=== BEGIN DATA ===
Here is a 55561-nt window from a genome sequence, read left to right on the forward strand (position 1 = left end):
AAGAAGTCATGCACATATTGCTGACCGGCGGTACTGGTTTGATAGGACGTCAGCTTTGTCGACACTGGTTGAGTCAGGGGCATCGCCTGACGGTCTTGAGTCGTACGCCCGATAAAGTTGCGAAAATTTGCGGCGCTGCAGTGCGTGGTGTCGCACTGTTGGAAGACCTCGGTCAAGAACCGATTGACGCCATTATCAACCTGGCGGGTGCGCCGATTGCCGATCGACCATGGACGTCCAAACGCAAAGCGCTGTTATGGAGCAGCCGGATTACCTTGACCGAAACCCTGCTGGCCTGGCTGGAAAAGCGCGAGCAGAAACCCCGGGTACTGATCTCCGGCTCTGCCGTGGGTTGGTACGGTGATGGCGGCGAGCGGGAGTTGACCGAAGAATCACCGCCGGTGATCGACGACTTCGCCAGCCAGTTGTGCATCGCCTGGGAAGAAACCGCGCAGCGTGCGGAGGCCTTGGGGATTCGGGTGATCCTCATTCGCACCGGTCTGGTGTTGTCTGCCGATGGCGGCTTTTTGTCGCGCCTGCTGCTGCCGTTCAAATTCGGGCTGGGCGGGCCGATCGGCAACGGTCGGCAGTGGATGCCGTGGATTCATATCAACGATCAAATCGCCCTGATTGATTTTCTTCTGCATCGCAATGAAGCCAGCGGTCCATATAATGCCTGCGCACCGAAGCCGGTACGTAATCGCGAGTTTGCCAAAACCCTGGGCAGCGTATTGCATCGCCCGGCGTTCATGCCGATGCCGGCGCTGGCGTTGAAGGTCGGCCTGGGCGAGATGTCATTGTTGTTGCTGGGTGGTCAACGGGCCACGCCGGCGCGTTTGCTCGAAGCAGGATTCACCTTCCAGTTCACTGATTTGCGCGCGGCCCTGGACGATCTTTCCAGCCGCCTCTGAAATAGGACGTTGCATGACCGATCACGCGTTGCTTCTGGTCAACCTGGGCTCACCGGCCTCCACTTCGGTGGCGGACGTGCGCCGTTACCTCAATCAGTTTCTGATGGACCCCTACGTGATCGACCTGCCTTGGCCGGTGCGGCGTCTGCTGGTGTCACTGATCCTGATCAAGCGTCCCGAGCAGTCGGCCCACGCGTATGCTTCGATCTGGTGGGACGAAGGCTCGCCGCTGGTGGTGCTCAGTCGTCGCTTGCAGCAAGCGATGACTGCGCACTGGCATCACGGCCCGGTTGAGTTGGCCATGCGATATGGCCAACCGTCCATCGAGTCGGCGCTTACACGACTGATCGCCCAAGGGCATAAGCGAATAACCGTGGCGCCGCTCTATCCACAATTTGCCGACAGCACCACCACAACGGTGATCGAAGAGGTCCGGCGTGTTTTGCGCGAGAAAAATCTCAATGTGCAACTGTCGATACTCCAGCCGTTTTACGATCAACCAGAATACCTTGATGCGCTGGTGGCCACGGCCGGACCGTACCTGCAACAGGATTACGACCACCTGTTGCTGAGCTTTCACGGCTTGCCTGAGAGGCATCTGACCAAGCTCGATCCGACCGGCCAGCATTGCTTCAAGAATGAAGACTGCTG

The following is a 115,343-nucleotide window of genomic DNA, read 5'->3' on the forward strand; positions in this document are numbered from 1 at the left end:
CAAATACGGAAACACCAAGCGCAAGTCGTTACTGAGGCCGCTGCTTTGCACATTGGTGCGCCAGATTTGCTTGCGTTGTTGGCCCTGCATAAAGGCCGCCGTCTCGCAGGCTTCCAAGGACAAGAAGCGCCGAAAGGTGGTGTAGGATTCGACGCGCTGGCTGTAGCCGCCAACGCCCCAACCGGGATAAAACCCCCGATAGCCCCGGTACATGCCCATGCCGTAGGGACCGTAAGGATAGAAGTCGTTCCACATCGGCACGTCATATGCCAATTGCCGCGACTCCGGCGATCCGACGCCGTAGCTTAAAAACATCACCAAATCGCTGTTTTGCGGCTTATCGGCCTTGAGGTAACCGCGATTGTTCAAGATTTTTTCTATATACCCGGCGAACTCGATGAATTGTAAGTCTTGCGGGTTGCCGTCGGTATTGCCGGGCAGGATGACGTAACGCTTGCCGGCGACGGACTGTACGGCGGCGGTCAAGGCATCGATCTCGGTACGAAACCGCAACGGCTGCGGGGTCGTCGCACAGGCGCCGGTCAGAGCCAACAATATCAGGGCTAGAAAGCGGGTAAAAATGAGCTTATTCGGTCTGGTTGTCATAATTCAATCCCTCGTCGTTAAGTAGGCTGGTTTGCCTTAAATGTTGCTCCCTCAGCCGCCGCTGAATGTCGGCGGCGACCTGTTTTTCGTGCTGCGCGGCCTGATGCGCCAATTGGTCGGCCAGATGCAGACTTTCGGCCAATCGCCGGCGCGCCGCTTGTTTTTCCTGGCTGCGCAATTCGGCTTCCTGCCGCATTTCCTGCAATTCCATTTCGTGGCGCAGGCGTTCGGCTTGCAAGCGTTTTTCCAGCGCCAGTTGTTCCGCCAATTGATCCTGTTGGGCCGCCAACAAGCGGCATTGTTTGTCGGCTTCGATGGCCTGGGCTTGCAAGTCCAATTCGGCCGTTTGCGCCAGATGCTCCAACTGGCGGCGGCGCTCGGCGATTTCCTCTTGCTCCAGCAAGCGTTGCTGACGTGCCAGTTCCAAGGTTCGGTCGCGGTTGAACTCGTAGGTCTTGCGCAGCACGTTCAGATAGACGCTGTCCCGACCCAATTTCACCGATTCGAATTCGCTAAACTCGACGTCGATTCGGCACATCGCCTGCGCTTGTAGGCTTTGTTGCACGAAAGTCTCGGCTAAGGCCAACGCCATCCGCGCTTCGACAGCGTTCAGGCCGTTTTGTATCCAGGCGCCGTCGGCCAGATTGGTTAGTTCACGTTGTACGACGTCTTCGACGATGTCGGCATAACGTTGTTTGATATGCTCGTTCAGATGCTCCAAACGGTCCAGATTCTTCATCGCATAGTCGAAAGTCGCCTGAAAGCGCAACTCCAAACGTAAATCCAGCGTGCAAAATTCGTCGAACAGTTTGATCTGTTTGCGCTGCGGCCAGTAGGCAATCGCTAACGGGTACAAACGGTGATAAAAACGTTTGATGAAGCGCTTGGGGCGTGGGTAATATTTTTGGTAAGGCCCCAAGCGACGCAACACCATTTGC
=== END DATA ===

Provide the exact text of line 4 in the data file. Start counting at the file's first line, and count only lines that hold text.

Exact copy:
CAAATACGGAAACACCAAGCGCAAGTCGTTACTGAGGCCGCTGCTTTGCACATTGGTGCGCCAGATTTGCTTGCGTTGTTGGCCCTGCATAAAGGCCGCCGTCTCGCAGGCTTCCAAGGACAAGAAGCGCCGAAAGGTGGTGTAGGATTCGACGCGCTGGCTGTAGCCGCCAACGCCCCAACCGGGATAAAACCCCCGATAGCCCCGGTACATGCCCATGCCGTAGGGACCGTAAGGATAGAAGTCGTTCCACATCGGCACGTCATATGCCAATTGCCGCGACTCCGGCGATCCGACGCCGTAGCTTAAAAACATCACCAAATCGCTGTTTTGCGGCTTATCGGCCTTGAGGTAACCGCGATTGTTCAAGATTTTTTCTATATACCCGGCGAACTCGATGAATTGTAAGTCTTGCGGGTTGCCGTCGGTATTGCCGGGCAGGATGACGTAACGCTTGCCGGCGACGGACTGTACGGCGGCGGTCAAGGCATCGATCTCGGTACGAAACCGCAACGGCTGCGGGGTCGTCGCACAGGCGCCGGTCAGAGCCAACAATATCAGGGCTAGAAAGCGGGTAAAAATGAGCTTATTCGGTCTGGTTGTCATAATTCAATCCCTCGTCGTTAAGTAGGCTGGTTTGCCTTAAATGTTGCTCCCTCAGCCGCCGCTGAATGTCGGCGGCGACCTGTTTTTCGTGCTGCGCGGCCTGATGCGCCAATTGGTCGGCCAGATGCAGACTTTCGGCCAATCGCCGGCGCGCCGCTTGTTTTTCCTGGCTGCGCAATTCGGCTTCCTGCCGCATTTCCTGCAATTCCATTTCGTGGCGCAGGCGTTCGGCTTGCAAGCGTTTTTCCAGCGCCAGTTGTTCCGCCAATTGATCCTGTTGGGCCGCCAACAAGCGGCATTGTTTGTCGGCTTCGATGGCCTGGGCTTGCAAGTCCAATTCGGCCGTTTGCGCCAGATGCTCCAACTGGCGGCGGCGCTCGGCGATTTCCTCTTGCTCCAGCAAGCGTTGCTGACGTGCCAGTTCCAAGGTTCGGTCGCGGTTGAACTCGTAGGTCTTGCGCAGCACGTTCAGATAGACGCTGTCCCGACCCAATTTCACCGATTCGAATTCGCTAAACTCGACGTCGATTCGGCACATCGCCTGCGCTTGTAGGCTTTGTTGCACGAAAGTCTCGGCTAAGGCCAACGCCATCCGCGCTTCGACAGCGTTCAGGCCGTTTTGTATCCAGGCGCCGTCGGCCAGATTGGTTAGTTCACGTTGTACGACGTCTTCGACGATGTCGGCATAACGTTGTTTGATATGCTCGTTCAGATGCTCCAAACGGTCCAGATTCTTCATCGCATAGTCGAAAGTCGCCTGAAAGCGCAACTCCAAACGTAAATCCAGCGTGCAAAATTCGTCGAACAGTTTGATCTGTTTGCGCTGCGGCCAGTAGGCAATCGCTAACGGGTACAAACGGTGATAAAAACGTTTGATGAAGCGCTTGGGGCGTGGGTAATATTTTTGGTAAGGCCCCAAGCGACGCAACACCATTTGC